Apart from all that, ARK is just a fantastic freaking game. The crafting, the building, and the lush, Unreal-powered world that goes on seemingly forever simply never gets old. And oh yeah, those dinos are beyond spectacular, too. Seriously, I dare you to stand there while a bronto stomps by, shaking the earth — and your surround speakers — and making you feel rather insignificant in the game’s grand scheme.
2015-05-28_00021Grand Theft Auto Online
Er, OK. Here’s another one that’s not really an MMO, and maybe this little trend should cause me to reevaluate my earlier statement about having fun in MMOs again! But nah, I don’t think I will because GTAO, like ARK, takes the best parts of MMORPGs — namely, non-linear fun in a huge, immersive world — and strips out many of the worst.
GTA’s hyper-realistic recreation of Los Angeles and the surrounding desert can only be called a virtual playground. There is so much stuff to do, whether it’s stealing cars, racing boats, skydiving, or dozens of other activities, that I could play here exclusively and still not see everything.
Rockstar still has some kinks to work out when it comes to multiplayer bugs and exploits, but heists with a pre-made group of friends are an absolute blast and a refreshing departure from the usual MMO grind.
I went back to LotRO a few weeks ago, as I do three or four times annually without fail. It comes with the territory when you’re a Tolkien die-hard, and despite numerous missteps over the years, frankly there’s nothing Turbine could do at this point to drive me away from Middle-earth online for good.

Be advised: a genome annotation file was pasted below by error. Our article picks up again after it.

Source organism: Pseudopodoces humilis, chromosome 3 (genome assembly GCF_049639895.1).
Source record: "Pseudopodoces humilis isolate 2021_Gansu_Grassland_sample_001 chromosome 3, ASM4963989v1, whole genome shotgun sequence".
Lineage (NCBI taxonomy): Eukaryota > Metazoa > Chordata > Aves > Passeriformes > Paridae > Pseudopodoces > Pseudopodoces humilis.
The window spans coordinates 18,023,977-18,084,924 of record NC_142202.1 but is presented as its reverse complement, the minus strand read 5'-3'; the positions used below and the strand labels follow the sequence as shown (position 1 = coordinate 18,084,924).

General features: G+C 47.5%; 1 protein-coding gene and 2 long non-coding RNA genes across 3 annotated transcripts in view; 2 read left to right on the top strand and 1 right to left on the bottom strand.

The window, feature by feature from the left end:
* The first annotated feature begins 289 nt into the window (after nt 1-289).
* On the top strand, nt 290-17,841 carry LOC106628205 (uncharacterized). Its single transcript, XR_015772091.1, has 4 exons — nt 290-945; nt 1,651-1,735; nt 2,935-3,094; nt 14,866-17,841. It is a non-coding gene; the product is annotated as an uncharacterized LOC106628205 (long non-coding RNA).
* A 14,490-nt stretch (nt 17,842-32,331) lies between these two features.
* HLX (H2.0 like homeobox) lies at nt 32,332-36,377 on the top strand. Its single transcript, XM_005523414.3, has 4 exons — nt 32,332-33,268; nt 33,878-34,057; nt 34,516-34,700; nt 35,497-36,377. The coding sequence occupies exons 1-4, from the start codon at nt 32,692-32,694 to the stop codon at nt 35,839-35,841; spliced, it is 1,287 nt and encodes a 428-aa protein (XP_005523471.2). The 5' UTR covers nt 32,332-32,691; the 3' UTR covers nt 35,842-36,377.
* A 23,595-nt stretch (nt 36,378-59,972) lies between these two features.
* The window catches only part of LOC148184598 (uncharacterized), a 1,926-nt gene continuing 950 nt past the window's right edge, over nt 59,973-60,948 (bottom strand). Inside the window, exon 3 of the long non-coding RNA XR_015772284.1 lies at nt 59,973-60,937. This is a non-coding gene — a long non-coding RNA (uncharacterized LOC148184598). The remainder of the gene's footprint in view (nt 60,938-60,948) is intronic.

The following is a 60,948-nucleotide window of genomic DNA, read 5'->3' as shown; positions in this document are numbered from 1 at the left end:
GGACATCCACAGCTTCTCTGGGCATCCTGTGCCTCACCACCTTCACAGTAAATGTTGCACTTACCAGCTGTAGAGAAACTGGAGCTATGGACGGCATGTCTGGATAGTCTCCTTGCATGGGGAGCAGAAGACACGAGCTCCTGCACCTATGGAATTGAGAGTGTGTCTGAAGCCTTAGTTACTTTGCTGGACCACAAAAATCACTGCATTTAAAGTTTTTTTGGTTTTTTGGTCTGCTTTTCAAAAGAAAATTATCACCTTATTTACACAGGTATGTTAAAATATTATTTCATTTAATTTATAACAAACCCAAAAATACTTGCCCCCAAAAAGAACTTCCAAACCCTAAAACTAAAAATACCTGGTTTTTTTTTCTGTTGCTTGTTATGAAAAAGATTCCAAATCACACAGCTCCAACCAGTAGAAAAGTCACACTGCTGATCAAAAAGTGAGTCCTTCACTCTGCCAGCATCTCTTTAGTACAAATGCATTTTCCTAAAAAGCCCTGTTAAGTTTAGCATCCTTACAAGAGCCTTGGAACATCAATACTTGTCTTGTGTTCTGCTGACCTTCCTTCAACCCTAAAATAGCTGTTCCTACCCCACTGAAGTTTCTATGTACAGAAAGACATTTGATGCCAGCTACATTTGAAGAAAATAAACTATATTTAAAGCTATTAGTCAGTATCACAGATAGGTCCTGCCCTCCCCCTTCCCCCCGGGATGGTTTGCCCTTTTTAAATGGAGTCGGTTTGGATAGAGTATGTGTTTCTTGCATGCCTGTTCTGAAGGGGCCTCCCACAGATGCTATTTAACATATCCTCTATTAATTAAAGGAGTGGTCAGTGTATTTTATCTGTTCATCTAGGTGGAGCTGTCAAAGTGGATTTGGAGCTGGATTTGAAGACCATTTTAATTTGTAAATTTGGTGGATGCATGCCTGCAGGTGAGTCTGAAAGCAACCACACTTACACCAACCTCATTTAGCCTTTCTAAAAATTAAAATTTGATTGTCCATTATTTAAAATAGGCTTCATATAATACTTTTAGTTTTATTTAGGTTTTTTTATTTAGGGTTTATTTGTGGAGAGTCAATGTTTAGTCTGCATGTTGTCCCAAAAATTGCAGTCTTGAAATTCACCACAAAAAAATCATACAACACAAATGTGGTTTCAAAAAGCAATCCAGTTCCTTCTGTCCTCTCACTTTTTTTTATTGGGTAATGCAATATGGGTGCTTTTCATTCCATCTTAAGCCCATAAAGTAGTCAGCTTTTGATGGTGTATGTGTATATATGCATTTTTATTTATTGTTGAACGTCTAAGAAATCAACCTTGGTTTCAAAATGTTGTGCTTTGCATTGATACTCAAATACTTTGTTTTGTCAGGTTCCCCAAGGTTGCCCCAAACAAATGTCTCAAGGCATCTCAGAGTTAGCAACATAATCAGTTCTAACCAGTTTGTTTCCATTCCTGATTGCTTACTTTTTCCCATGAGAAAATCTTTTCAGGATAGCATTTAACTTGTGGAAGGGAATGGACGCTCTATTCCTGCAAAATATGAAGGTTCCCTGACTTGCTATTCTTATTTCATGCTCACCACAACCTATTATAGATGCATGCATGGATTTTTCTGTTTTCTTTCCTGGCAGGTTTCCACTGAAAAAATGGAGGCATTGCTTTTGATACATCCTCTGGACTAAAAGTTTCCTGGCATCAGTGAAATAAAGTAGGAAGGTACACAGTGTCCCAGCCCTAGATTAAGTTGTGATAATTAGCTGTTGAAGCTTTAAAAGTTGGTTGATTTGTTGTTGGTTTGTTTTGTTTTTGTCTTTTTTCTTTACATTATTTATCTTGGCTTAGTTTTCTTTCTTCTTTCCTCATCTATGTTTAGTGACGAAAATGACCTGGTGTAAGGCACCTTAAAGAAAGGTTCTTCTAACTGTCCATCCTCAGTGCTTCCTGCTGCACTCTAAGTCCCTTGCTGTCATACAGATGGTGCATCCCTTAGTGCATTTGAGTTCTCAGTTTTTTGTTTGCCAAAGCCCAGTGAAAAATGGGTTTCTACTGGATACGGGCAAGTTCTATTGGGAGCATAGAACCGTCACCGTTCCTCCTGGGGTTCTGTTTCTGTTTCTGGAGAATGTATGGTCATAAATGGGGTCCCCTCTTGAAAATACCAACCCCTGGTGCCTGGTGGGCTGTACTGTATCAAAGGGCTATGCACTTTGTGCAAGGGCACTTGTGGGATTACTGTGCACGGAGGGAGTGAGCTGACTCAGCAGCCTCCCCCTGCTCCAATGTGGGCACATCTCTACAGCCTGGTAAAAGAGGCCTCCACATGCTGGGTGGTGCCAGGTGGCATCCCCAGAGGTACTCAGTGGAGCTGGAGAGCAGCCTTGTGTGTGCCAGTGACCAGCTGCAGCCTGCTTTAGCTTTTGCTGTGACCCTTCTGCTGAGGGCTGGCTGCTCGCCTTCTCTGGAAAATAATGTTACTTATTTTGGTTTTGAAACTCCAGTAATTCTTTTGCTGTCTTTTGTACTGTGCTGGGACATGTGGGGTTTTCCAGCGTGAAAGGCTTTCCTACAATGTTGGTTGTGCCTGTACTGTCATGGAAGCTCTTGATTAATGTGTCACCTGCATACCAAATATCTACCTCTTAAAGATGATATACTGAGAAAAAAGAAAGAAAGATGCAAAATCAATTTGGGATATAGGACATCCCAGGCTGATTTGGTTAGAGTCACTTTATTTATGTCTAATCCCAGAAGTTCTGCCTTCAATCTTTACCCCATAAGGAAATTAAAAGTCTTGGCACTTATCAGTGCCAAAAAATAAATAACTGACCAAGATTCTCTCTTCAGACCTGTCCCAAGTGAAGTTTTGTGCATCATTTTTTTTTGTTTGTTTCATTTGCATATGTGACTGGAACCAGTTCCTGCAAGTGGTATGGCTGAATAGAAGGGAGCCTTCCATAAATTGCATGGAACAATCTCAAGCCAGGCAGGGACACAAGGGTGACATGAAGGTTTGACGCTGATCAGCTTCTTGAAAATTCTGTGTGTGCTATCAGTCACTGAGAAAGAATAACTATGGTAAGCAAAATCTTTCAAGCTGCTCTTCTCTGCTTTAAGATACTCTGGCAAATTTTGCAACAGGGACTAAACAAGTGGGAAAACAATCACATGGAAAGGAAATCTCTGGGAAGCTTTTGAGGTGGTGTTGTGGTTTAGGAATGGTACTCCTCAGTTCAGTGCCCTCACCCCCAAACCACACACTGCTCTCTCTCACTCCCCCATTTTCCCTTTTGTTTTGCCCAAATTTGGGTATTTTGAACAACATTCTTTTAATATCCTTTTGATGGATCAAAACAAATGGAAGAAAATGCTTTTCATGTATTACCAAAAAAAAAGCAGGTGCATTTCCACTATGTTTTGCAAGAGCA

The game’s environment visuals have aged exceedingly well, and there’s nothing in gaming quite like riding my warhorse over the fields of Rohan, fishing in the Brandywine, or inching my way ever closer to Mordor via the new Gondor questlines that aren’t exactly new but are still new to me on account of my frequent sabbaticals.
I typically loathe themepark questing, but LotRO’s has always been a different animal. On the surface, it’s the same silly level grind as any other MMORPG, but I do read all of the quest text and it is written well enough — and respectfully enough, vis-a-vis the source material — to elevate the experience above typical grindpark pop culture references and somewhere near the realm of immersive escapism.
And at this point, some eight years after its debut, LotRO is one of the more massive MMOs in existence in terms of total land area. Every so often I’ll disable my autorun and just wander along the road between Breeland and Weathertop. It takes forever, and it’s exactly what the doctor ordered to cure a case of genre burnout and remind me why I started playing these games in the first place.